St. Patrick’s Day may be just around the corner and you may be feeling lucky, but wearing green and carrying a four-leaf clover won’t protect you from this threat: wage and hour litigation. It’s one of the fastest growing and costliest threats to your construction business in recent years, and many experts think it’s the biggest employment litigation threat to American businesses today.
And that’s on top of the federal government’s crackdown on wage-and-hour noncompliance. The Department of Labor’s Wage & Hour Division has beefed up its enforcement activity in recent years, and they’re targeting employers suspected of minimum wage and overtime violations under the Fair Labor Standards Act (FLSA) – with certain sectors of the construction industry directly in their crosshairs.
FLSA litigation has exploded, with more than a 300 percent increase in filings over the last decade according to the Federal Judicial Caseload Statistics. Some of the biggest violations are:
- Misclassification of workers as independent contractors instead of employees
- Misclassification of exempt vs. non-exempt status
- Failure to pay overtime due to misclassification as exempt
- Requiring employees to work off the clock
- Regular rate and minimum wage issues
These disputes are increasingly resulting in multimillion-dollar judgments against construction firms. So make no mistake – if you lose a wage-and-hour lawsuit, the plaintiffs will be enjoying their pot of gold at the end of the rainbow at your expense. You could be liable for:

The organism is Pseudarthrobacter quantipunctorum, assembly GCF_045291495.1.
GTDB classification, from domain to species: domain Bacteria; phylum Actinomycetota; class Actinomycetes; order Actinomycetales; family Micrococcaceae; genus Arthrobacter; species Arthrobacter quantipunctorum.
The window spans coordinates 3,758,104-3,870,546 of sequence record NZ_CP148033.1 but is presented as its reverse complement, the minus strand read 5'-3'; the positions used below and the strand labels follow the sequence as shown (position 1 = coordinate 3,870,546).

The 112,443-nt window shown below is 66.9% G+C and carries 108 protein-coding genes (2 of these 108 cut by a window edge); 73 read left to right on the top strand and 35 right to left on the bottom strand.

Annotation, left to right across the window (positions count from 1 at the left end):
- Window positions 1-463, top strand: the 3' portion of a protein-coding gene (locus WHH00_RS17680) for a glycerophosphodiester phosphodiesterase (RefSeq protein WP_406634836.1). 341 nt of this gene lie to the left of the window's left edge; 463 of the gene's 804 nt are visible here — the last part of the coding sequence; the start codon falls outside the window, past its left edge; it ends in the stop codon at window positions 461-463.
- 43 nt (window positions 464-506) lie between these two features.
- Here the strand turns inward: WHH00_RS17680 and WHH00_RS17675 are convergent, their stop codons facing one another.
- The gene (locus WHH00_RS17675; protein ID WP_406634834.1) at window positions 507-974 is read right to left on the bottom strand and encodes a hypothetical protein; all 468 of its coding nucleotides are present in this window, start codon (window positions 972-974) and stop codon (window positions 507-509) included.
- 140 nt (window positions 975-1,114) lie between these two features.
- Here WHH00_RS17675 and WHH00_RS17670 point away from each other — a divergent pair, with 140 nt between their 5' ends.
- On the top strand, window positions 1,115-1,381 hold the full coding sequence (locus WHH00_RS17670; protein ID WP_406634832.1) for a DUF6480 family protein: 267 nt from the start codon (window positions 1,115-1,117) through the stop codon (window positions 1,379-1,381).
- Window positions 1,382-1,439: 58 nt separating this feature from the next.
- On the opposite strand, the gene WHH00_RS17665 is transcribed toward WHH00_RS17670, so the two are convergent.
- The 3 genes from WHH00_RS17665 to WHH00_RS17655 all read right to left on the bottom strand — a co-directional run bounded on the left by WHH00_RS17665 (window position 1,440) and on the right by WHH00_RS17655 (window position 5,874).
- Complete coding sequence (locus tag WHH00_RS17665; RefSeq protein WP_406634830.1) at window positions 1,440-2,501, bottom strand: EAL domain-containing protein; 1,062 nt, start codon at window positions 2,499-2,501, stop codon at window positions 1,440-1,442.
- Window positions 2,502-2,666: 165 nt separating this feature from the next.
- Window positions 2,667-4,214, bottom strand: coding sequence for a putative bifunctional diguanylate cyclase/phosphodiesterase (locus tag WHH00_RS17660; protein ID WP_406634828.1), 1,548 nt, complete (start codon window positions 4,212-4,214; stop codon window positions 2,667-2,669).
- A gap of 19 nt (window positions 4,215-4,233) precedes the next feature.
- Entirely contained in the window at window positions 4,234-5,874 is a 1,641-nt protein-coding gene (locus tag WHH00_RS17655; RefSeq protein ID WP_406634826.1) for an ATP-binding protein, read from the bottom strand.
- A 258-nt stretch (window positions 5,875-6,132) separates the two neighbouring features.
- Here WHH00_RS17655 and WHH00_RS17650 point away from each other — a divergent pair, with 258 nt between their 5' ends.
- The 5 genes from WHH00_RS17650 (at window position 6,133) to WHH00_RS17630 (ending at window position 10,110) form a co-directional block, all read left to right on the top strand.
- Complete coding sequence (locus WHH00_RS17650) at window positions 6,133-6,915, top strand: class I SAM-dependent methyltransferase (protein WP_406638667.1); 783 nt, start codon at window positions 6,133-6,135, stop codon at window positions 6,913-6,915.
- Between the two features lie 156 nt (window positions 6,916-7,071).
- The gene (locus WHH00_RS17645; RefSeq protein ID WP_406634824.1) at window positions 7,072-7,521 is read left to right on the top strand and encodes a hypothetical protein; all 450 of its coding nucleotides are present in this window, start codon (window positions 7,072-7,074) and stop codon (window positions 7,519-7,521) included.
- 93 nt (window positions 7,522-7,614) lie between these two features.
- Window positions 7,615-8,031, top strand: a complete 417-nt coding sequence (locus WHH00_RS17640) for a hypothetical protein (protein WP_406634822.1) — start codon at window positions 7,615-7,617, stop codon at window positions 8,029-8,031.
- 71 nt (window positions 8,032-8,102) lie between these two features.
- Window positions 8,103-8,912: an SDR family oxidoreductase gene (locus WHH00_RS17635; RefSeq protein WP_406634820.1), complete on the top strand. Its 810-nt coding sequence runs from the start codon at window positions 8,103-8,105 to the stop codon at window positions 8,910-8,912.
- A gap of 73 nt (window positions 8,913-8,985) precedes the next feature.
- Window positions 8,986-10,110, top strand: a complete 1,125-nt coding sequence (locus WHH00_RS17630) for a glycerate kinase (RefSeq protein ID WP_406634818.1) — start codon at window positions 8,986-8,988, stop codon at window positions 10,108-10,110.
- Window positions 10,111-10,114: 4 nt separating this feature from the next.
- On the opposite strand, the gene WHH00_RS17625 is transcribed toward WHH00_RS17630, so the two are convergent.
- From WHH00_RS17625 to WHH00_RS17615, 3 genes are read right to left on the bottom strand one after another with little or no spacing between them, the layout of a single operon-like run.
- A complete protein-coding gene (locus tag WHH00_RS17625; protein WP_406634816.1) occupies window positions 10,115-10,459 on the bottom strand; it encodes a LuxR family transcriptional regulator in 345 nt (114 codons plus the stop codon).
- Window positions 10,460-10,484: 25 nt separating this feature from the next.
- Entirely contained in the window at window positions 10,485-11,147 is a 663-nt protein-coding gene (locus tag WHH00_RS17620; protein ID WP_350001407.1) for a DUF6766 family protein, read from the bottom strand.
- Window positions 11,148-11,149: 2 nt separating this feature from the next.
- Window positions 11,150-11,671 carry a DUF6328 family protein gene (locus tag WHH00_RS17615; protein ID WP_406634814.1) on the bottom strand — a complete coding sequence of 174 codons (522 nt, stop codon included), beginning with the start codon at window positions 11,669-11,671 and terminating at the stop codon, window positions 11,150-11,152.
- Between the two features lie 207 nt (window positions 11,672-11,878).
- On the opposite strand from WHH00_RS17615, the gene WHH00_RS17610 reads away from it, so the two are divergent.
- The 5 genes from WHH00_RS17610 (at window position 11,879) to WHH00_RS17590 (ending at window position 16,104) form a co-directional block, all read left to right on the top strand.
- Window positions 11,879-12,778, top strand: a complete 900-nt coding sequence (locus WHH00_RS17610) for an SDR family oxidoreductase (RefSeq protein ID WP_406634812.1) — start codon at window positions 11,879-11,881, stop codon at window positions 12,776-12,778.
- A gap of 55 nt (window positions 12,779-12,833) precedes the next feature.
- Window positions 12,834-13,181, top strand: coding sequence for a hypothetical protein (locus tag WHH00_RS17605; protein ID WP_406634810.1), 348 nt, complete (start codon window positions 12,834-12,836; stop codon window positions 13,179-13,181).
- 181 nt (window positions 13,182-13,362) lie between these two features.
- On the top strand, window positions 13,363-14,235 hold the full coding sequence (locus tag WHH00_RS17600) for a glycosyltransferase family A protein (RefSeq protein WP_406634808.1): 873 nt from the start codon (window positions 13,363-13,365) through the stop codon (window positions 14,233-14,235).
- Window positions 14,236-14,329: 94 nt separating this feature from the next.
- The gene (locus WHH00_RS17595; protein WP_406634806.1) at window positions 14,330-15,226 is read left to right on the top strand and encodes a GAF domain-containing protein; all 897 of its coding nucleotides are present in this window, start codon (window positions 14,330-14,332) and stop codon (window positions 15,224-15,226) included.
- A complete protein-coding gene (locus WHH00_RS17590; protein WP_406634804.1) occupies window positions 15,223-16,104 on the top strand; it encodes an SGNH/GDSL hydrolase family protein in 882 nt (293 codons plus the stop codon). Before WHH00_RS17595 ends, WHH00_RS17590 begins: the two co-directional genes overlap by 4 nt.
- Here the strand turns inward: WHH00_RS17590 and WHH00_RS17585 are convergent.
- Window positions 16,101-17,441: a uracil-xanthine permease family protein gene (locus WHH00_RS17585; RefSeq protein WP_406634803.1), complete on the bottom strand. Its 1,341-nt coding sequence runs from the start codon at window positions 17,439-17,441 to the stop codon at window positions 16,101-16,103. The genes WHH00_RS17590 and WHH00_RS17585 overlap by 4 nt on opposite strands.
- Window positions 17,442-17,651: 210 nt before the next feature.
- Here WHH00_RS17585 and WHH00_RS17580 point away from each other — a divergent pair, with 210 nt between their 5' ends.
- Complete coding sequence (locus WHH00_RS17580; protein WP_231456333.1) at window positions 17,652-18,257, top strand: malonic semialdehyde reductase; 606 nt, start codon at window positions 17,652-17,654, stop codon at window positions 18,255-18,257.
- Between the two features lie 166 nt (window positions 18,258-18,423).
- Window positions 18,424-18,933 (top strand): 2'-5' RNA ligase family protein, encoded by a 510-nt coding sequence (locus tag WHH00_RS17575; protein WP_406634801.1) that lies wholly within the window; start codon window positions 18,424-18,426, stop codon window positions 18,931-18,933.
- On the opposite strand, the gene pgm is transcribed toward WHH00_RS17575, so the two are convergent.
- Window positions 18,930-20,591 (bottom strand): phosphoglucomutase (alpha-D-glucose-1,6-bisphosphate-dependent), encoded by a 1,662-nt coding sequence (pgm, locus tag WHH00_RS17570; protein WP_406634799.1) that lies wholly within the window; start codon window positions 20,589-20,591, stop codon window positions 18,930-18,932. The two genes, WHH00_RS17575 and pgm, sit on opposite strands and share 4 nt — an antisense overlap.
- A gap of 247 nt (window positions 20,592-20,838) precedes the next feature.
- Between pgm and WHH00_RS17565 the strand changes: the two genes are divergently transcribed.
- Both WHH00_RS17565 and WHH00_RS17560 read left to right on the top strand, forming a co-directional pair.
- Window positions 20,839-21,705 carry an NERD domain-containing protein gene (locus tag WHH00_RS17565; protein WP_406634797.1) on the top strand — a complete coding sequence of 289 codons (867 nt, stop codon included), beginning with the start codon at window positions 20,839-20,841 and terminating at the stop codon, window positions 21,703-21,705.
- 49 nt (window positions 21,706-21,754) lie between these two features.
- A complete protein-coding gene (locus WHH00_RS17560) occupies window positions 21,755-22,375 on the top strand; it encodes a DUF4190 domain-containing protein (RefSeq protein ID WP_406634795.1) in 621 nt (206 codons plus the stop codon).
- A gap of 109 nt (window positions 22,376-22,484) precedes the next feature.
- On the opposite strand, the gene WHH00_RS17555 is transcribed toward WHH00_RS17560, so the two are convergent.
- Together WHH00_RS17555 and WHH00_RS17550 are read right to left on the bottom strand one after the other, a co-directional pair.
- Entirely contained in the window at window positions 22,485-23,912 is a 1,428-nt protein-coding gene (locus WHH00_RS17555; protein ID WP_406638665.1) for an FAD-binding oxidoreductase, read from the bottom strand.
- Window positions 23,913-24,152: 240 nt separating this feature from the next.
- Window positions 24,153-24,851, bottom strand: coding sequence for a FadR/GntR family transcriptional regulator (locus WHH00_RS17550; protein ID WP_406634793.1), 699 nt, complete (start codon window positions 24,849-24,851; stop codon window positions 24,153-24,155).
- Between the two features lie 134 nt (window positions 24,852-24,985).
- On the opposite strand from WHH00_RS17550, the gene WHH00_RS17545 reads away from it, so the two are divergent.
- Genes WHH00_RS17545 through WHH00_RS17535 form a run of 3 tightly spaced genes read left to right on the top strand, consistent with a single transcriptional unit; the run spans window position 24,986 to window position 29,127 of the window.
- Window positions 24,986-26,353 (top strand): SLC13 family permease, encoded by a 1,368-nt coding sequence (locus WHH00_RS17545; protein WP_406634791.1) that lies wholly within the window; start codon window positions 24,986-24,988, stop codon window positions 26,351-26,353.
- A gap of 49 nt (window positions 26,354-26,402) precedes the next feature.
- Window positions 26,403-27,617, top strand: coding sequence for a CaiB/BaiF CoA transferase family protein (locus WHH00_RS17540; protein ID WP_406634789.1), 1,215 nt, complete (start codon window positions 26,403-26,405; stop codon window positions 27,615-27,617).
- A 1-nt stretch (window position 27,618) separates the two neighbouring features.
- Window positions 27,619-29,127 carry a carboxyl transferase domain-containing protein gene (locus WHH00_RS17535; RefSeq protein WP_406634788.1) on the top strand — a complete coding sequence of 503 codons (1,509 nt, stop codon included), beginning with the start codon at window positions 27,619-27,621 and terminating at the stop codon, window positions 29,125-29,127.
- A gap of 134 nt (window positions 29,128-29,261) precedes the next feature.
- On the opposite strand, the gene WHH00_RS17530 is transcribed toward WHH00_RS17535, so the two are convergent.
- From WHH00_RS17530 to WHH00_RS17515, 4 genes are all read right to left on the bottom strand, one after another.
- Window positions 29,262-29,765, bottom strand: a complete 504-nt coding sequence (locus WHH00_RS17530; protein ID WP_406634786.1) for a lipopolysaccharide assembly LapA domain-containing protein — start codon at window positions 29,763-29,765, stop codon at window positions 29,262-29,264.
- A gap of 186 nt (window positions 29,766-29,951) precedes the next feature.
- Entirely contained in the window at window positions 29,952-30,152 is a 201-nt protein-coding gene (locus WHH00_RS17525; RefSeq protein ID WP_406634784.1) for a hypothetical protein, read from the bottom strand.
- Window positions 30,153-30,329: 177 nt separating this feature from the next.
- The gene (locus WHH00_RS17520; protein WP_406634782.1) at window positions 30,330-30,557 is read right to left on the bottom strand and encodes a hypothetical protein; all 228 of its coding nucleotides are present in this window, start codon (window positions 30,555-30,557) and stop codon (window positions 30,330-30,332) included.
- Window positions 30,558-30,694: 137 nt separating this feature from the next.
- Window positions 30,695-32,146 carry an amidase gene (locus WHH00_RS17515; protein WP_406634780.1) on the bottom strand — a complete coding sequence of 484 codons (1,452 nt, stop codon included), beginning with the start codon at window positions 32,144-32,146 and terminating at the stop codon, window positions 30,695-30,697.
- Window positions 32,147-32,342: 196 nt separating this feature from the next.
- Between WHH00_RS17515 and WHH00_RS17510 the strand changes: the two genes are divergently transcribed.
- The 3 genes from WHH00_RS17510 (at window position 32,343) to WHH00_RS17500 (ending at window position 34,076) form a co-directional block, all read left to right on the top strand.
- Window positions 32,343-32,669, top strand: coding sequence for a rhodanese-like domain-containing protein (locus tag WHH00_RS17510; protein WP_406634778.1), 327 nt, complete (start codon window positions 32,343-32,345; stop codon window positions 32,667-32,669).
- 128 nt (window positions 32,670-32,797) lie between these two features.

- Unpaid compensation
- Liquidated damages equal to the unpaid compensation
- Attorneys' fees and other costs incurred in bringing the lawsuit
- Pre- and post-judgment interest on damages, including potential statutory penalties
Are you feeling lucky?
The U.S. Department of Labor estimates that as many as 10 to 30 percent of all independent contractors are misclassified and more than 70 percent of employers are not in full compliance with the FLSA. And of course, there are companies who intentionally misclassify employees to skirt their tax obligations and boost profits. Others aren’t aware their subcontractors are committing payroll fraud. And many construction firms make the mistake of thinking their Employment Practice Liability Insurance (EPLI) policy will defend them in a wage and hour suit, even though most EPLI policies exclude wage and hour coverage.
How to proactively improve compliance:
- Thoroughly review your recordkeeping and employment practices to make sure you’re complying with state and federal requirements. Consider getting advice from a Human Resources consultant with expertise in wage-and-hour recordkeeping and compliance.
- Talk to your lawyer about your potential liability and steps you can take to protect yourself.
- Take advantage of the Department of Labor resources at http://www.dol.gov/compliance/ and http://www.dol.gov/whd/ to educate yourself on wage-and-hour compliance.
- Consult your insurance agent to explore coverage options for these types of violations
For more ways to ward off wage-and-hour suits, see the New York construction insurance experts at BNC Insurance and Risk Advisors. And, while you’re at it, don’t forget to request a construction insurance quote for all your business insurance and workers’ compensation insurance needs.